Image courtesy: ISS (International Space Station) , Pixabay
Writer: Jatin Kumar, Biotechnologist, Graphic Designer ( Biotechticle Research Group), Patna(Bihar), India
A lot of things have changed since the first manned flight of Yuri Gagarin in Vostok spacecraft, to the recent commercial test flight of Bob Behnken & Doug Hurley in SpaceX-NASA crew dragon, Demo-2.
Besides the technological advancements in machinery, space food and beverages are also getting modified and engineered so far, to sustain in zero gravity for the longer time duration without getting spoiled. Earlier in the 1960s, astronauts called their meals as “meal in a pill” because most of their food and supplements were enclosed in a pill, but now things have changed, they eat the same food as we do, that’s because of the continuous research in the food processing (making it light-weight, compact, tasty, nutritious, high calorific, easily digestible, thermostabilized, moisture free and properly sanitized with 200ppm chlorine rinse and air-dried) and innovation in packaging, that makes it suitable, easily accessible to the astronauts, and leaving very little waste behind.
But the thing which changed drastically is the introduction of private players like SpaceX and Blue Origin, in the space sector which is shifting it’s focus from space research & exploration to the “Space Tourism”, “Starship” mission (Earth to Earth travel using rocket, through space) and finally colonising other planets like Mars or satellites like Moon, which is going to revolutionize the space sector.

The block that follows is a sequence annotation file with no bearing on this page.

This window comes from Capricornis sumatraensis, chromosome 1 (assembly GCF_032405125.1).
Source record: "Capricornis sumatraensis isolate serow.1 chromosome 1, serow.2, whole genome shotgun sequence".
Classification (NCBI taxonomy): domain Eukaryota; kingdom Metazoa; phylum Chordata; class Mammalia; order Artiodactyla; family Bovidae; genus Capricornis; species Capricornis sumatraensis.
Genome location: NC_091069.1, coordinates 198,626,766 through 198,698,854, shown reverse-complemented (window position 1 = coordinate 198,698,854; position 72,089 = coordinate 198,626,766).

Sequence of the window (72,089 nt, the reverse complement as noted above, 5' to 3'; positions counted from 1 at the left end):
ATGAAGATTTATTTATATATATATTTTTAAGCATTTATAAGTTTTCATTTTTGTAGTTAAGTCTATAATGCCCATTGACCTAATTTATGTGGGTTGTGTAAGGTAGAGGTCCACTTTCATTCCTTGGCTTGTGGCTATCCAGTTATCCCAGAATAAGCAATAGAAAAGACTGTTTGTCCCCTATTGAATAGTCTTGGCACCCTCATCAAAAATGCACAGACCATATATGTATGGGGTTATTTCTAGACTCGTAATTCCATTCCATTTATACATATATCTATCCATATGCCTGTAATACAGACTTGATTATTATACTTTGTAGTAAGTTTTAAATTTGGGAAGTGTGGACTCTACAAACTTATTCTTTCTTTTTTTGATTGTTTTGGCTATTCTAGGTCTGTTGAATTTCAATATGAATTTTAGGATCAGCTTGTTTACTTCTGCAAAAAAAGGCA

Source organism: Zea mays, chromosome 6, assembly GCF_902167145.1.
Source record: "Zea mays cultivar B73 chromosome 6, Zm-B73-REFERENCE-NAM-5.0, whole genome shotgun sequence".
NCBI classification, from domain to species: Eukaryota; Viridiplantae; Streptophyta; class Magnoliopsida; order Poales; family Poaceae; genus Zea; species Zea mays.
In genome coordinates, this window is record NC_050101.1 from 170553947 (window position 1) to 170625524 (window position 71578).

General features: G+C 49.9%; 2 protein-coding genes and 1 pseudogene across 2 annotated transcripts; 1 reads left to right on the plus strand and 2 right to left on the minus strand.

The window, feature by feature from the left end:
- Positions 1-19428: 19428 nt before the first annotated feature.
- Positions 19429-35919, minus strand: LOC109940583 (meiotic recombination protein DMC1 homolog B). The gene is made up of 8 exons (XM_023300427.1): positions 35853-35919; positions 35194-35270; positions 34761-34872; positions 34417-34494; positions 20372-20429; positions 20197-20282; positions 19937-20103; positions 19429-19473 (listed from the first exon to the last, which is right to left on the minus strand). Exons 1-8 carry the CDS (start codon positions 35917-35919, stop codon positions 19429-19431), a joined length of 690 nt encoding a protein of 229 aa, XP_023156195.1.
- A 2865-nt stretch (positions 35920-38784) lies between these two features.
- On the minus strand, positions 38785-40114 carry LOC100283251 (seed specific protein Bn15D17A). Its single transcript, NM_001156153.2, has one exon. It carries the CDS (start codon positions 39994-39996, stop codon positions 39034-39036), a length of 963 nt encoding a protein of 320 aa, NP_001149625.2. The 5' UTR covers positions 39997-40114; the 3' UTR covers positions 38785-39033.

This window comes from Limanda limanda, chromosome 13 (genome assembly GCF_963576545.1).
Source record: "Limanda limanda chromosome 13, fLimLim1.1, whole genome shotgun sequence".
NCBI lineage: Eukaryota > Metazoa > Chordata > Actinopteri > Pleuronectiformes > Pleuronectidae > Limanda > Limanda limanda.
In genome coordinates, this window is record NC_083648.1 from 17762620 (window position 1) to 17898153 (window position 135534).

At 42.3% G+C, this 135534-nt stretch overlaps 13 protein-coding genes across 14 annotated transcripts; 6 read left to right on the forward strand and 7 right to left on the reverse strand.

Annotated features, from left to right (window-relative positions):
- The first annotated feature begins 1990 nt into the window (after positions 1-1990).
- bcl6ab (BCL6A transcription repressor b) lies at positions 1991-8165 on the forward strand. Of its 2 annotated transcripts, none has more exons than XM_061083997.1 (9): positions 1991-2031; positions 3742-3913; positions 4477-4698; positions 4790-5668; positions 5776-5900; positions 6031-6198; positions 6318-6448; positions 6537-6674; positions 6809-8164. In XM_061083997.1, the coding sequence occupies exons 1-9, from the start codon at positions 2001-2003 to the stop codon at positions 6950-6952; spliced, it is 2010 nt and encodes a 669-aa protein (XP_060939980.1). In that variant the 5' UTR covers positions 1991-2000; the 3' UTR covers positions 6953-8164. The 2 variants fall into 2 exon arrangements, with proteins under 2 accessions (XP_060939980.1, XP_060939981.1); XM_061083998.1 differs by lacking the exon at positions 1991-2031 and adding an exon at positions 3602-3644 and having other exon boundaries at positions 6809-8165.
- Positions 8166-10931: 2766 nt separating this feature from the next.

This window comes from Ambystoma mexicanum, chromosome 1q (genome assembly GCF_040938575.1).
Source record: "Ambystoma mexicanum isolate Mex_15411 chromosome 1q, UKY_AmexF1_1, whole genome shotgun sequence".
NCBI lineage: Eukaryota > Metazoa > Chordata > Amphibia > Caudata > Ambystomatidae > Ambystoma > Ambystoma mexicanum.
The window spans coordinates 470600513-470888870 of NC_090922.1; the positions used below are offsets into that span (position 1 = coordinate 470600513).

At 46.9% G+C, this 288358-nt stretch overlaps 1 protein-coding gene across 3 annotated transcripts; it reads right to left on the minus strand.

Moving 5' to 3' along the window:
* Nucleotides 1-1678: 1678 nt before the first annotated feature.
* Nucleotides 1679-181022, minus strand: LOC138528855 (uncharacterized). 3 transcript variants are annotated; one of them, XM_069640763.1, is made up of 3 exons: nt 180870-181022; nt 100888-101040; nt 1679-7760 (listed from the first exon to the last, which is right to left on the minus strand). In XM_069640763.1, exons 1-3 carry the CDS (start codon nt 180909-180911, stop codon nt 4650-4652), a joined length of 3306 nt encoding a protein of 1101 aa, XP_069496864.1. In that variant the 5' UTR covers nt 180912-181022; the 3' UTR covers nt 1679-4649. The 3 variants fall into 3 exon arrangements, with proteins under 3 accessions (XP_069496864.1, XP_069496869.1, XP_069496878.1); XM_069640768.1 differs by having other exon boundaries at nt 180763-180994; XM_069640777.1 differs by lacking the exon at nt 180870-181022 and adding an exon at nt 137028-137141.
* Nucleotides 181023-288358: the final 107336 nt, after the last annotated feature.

Therefore it becomes important to ensure the proper and continuous food supply to the astronauts, space tourists, and humans inhabiting Mars (in future until they grow their own food).
There is an interesting case of commercializing space foods, In 2003, Chinese astronauts in their first manned mission brought some processed traditional food along with Chinese herbal tea to Space, which is then commercialized for sale to common people.
Another interesting case is of South Korea, where its first astronaut Yi So-Yeon, In 2008, brought a special version of Korea’s national dish “Kimchi” to space, which took several years to develop, by three Research Institutes and over one million dollars of investment to create a fermented cabbage dish, suitable for zero gravity.
Thus Space food industry is going to be a multi-billion dollar industry in the near future, by providing a huge variety of food and beverages as per the demand of tourists and travellers across the globe.
In the context of India, ISRO is also planning for it’s first manned mission “GAGANYAAN” in 2021 and as Indian Government is opening up its space sector for private players, so it becomes crucial for them to invest in the “Space food” sector to tap the advantage of space tourism in near future, because installing and launching a rocket from scratch for the first time is quite expensive and time consuming for any newcomers.